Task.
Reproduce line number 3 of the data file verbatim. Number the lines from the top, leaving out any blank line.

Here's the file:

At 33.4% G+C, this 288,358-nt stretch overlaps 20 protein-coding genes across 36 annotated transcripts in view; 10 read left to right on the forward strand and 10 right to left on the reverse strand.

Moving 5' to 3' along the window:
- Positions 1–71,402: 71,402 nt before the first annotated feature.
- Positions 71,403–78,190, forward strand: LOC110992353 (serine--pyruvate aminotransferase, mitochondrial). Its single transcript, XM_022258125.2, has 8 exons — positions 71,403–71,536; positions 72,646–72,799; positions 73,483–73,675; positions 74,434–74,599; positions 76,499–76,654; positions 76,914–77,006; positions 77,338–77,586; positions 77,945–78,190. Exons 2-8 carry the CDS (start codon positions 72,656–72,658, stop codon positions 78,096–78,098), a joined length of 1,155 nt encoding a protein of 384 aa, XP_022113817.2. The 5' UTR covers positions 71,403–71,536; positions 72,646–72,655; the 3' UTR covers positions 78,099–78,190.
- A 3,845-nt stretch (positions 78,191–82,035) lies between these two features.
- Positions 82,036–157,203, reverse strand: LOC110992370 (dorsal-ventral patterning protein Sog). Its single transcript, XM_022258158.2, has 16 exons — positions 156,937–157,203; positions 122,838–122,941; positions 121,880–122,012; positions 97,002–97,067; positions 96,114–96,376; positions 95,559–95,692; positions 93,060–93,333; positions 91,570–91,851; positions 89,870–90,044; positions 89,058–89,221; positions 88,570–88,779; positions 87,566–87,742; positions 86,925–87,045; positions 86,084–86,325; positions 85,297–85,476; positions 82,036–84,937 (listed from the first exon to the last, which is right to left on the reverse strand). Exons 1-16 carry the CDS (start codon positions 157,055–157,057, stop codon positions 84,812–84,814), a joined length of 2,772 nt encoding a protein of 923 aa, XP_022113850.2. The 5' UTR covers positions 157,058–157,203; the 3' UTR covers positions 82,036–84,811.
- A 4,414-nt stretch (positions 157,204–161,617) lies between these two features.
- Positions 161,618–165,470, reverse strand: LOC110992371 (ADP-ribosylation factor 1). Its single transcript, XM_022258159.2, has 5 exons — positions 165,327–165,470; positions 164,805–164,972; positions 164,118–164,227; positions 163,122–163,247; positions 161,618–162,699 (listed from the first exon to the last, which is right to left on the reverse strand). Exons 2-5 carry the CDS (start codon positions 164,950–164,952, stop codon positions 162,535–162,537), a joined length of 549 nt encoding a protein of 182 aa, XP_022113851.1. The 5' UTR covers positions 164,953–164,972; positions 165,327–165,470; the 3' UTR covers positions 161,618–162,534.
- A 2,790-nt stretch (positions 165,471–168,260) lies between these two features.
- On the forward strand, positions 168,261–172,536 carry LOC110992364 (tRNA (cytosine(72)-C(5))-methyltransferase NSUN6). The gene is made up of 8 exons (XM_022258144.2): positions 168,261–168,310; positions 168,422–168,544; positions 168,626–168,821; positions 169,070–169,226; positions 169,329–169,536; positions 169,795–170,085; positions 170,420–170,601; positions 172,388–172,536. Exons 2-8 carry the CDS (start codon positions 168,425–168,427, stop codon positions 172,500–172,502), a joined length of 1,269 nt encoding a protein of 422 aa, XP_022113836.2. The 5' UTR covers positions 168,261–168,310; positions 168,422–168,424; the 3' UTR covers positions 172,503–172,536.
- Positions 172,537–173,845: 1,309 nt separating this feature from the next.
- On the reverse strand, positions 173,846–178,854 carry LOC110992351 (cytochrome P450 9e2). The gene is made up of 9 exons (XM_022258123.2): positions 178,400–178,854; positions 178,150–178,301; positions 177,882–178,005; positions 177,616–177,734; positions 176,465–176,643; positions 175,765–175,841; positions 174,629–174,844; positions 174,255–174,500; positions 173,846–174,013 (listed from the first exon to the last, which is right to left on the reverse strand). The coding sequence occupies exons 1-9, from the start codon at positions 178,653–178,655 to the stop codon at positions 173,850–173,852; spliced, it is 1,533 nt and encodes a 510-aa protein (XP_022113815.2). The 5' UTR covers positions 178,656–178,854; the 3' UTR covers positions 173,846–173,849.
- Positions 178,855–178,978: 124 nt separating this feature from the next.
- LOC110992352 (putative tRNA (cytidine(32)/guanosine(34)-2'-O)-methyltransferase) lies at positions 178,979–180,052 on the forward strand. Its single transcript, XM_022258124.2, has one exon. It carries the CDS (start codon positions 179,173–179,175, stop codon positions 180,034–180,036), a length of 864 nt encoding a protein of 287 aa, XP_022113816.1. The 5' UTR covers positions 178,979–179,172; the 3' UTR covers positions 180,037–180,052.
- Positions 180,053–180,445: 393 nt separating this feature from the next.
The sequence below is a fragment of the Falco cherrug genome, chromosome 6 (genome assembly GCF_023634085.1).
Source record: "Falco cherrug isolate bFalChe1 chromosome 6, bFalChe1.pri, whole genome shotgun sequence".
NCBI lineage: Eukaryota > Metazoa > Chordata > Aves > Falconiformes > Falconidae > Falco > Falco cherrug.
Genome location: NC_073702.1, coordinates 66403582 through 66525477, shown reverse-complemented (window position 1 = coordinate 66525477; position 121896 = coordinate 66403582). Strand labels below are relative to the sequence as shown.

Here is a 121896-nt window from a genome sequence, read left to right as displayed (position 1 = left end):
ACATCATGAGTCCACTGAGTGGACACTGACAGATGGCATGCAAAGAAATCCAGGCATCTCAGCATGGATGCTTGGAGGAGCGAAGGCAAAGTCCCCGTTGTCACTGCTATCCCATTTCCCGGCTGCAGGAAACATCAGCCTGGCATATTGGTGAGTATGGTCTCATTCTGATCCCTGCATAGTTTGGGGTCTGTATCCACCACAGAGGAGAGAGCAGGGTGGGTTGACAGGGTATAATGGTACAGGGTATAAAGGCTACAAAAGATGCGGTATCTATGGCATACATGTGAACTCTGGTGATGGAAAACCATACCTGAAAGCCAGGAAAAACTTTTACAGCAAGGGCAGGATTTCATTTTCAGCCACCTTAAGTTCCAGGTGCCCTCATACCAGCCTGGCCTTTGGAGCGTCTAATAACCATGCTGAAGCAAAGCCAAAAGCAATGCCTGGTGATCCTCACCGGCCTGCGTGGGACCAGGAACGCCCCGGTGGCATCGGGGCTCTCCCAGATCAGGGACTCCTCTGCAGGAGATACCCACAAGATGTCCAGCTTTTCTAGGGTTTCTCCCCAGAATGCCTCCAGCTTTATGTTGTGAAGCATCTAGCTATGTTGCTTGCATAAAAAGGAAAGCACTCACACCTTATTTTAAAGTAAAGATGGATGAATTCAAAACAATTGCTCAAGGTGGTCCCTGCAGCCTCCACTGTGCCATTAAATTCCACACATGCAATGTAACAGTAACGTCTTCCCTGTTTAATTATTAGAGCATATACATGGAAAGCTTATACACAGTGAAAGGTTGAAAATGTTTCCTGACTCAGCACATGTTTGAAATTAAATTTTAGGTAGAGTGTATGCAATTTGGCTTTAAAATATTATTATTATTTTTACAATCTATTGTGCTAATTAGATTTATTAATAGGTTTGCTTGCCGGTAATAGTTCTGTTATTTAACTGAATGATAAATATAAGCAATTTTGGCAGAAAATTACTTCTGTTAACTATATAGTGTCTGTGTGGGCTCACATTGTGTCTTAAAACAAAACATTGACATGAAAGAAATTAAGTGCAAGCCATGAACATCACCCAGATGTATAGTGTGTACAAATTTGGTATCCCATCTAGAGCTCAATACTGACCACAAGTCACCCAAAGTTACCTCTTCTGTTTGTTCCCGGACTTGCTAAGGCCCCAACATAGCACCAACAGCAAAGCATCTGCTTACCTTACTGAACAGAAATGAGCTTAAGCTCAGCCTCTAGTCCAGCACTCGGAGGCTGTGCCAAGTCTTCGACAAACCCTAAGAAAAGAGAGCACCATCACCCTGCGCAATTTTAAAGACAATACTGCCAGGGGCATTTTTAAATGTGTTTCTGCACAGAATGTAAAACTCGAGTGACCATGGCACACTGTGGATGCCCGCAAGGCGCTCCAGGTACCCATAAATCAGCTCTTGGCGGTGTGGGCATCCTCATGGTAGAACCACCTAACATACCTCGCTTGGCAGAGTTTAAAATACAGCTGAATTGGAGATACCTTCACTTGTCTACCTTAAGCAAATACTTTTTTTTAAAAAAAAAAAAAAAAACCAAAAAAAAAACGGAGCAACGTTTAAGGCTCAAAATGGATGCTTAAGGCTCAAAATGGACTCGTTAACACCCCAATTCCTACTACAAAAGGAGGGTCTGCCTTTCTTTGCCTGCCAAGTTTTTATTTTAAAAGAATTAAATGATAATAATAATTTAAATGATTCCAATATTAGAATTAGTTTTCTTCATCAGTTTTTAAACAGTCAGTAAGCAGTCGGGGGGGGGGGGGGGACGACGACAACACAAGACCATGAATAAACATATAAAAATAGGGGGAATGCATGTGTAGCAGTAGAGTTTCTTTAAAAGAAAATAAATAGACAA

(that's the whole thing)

- Positions 1–71,402: 71,402 nt before the first annotated feature.